The beautiful vacation area of Muskoka and Parry Sound Districts was primarily a hunting ground for the nomadic Huron, Ojibwa and Algonquin Indians. People from Europe and the British Isles were looking for new lands and the government looked to the north. Immigrants brought with them their valuable knowledge of crafts and skills and as a result this area soon developed in to a bustling community. According to records maintained by the settlers, the village of Magnetawan was mapped out in 1873. Croft Township was surveyed in 1869 and Chapman Township in 1870.
As a result of early surveys in search of a feasible canoe route to Georgian Bay in 1829 and 1837, the Canadian Government had considered leaving this area untouched as a reserve for the Indians. They found the Petawawa and Magnetawan Rivers did not offer the suitable waterway they were looking for. The Magnetawan River winds 115 km. As the crow flies, with a drop of some 800 feet from its beginning in Algonquin Park to the Georgian Bay. Though the surveys failed, the reports of excellent forests of the highly prized white pine whetted the appetites of many.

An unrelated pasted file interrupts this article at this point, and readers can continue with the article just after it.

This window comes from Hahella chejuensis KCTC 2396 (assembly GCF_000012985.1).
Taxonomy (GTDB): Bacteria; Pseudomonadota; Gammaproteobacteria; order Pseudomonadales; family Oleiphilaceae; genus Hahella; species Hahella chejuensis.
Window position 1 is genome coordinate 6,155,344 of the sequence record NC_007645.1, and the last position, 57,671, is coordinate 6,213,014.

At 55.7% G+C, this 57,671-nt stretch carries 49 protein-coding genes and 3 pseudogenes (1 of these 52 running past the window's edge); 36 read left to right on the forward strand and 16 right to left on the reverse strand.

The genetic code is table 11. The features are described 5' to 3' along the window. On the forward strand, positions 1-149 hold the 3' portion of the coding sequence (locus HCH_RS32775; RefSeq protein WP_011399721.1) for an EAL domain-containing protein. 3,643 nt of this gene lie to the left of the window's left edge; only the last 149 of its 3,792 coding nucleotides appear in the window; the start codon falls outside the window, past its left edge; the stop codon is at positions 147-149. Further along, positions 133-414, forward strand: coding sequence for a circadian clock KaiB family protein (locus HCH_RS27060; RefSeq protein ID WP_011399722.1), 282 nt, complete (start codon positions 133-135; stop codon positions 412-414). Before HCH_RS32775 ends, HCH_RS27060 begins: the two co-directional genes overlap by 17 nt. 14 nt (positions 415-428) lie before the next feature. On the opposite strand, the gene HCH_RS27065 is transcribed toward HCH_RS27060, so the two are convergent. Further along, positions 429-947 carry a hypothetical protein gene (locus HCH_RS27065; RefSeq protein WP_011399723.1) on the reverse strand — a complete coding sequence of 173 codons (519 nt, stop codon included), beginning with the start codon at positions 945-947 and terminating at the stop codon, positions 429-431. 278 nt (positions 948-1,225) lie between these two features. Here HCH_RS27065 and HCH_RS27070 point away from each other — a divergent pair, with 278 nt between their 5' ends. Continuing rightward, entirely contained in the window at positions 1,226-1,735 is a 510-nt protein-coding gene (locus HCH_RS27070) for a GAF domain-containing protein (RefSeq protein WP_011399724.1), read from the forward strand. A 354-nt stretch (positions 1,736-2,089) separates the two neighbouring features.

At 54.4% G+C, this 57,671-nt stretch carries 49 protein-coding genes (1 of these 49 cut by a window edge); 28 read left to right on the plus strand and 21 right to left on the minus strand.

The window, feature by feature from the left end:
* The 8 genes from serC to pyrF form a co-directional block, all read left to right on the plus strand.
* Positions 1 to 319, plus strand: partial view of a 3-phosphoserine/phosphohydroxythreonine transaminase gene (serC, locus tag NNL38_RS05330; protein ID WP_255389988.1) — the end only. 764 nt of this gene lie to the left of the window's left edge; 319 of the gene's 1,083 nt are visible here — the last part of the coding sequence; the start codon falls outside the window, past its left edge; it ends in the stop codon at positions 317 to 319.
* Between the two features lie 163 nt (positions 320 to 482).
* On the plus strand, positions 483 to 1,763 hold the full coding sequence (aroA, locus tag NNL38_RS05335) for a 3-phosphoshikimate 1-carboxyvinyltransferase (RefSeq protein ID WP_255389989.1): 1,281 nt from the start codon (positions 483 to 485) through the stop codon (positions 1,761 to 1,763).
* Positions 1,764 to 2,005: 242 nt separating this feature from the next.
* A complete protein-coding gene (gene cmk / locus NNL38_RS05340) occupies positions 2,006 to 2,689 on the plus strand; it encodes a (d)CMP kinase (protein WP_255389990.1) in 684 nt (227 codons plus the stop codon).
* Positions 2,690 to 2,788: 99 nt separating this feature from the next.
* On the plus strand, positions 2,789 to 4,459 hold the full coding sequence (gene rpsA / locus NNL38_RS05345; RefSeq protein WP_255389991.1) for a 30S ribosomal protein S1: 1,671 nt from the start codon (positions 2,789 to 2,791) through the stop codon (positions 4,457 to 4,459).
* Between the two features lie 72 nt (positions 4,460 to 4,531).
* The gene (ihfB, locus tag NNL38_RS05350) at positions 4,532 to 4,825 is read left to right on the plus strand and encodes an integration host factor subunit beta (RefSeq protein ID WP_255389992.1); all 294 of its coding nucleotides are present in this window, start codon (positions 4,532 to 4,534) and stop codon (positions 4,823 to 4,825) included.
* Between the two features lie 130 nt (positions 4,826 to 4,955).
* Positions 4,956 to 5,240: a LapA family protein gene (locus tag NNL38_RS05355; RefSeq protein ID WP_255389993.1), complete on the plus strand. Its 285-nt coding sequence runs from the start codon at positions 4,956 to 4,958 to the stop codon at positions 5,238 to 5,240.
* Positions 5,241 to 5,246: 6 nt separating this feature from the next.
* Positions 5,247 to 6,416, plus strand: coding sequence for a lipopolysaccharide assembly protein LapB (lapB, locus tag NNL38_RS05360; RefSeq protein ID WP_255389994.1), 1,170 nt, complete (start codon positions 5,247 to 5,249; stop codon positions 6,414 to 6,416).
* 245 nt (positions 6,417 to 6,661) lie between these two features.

This timber was in great demand in the United Kingdom and the United States, where the 60’ to 80’ feet tall trees, seven feet across at their bases, were excellent materials for shipbuilding. Beginning in 1853, and over the next twelve years, the Government built twenty Colonization Roads into these forested areas in order to reap their riches and to entice settlers to clear new farmlands. The last of these roads was the Nipissing Colonization Road, names for the Nipissing band of Indians whose Chief was Simon Commanda.